It’s the beginning of Week 4, and I’m settling in well. I’ve got my desk, door keys and (most importantly) I know where to find the tea.
For any cataloguing project, an archivist has to have a Plan – I can’t just pick up boxes and start making lists of what’s inside. My job is to get an understanding of the collection as a whole, and then share that understanding with everyone else (i.e by creating a catalogue) so you can then dig deeper and find out more.
So, the first thing I need to do is good old desk research. I need to learn about the bodies that created the records in the first place, how they worked and where they fit into the bigger historical picture. In this case I am lucky because there are plenty of books on the subject of York and on local government.
Here are some I’ve been reading in the last few weeks, they’re from York Explore and the archive’s own reference collection. The big red one, the Victoria County History volume for the City of York is also freely searchable online and can be useful for finding out tidbits of info about your street or area.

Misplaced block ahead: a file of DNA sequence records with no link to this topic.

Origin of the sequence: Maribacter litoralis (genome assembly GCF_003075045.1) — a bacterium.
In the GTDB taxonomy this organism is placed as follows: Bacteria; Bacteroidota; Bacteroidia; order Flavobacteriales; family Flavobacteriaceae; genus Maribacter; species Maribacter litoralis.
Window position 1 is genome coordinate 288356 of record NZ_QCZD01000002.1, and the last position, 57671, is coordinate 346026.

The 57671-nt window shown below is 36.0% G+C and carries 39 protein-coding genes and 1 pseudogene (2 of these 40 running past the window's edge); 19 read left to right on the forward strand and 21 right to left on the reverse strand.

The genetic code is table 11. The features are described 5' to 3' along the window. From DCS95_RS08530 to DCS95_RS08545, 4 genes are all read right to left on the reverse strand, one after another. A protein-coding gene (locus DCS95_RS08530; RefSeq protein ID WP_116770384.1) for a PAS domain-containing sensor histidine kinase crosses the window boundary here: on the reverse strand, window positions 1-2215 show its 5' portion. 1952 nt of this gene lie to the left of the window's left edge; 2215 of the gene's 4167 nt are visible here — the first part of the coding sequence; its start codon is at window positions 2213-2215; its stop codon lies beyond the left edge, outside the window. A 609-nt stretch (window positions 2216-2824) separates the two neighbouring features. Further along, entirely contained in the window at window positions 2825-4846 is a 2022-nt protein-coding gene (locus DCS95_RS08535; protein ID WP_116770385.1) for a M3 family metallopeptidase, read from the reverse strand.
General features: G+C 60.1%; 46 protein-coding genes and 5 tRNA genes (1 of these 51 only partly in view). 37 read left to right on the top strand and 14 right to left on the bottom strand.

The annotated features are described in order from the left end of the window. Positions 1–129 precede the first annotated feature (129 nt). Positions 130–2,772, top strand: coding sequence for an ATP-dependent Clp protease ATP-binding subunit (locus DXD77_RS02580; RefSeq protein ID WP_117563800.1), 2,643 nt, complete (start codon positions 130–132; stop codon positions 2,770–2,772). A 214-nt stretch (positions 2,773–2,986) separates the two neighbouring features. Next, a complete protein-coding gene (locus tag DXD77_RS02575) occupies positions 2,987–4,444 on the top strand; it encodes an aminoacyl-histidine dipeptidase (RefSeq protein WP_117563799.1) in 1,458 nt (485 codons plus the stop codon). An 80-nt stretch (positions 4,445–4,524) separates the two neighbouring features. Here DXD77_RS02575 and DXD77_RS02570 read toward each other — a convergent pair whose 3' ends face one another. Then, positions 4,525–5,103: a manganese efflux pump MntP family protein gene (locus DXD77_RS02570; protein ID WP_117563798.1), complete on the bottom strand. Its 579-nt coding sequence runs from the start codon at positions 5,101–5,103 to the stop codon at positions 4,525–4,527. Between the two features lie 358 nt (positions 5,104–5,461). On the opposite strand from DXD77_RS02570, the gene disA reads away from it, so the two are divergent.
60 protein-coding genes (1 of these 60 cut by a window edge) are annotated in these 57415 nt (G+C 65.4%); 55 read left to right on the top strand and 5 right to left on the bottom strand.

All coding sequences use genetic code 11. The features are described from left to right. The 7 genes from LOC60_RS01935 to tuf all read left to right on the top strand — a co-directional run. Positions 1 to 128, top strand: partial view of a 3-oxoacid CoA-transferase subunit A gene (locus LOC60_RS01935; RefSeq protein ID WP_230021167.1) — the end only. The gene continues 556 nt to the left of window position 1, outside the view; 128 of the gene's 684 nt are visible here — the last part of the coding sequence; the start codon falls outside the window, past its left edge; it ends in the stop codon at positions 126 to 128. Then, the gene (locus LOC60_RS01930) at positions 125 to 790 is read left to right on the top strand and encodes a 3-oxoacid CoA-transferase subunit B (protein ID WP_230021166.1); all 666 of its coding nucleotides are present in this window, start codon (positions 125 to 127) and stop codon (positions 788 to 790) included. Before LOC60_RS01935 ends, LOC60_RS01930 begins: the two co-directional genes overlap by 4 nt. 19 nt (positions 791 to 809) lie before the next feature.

Learning from secondary sources first (such as books) means that when I see a primary source later (an original record) I will already have a gist of what it is about – and so save time having to look things up later.
My plan for the week is to keep going with the historical research and take a look at similar civic archives in other cities to see how others have approached these issues in the past.
If you’ve got any thoughts, questions, or suggestions for things you’d like me to write about, remember you can add a comment on any page or use twitter.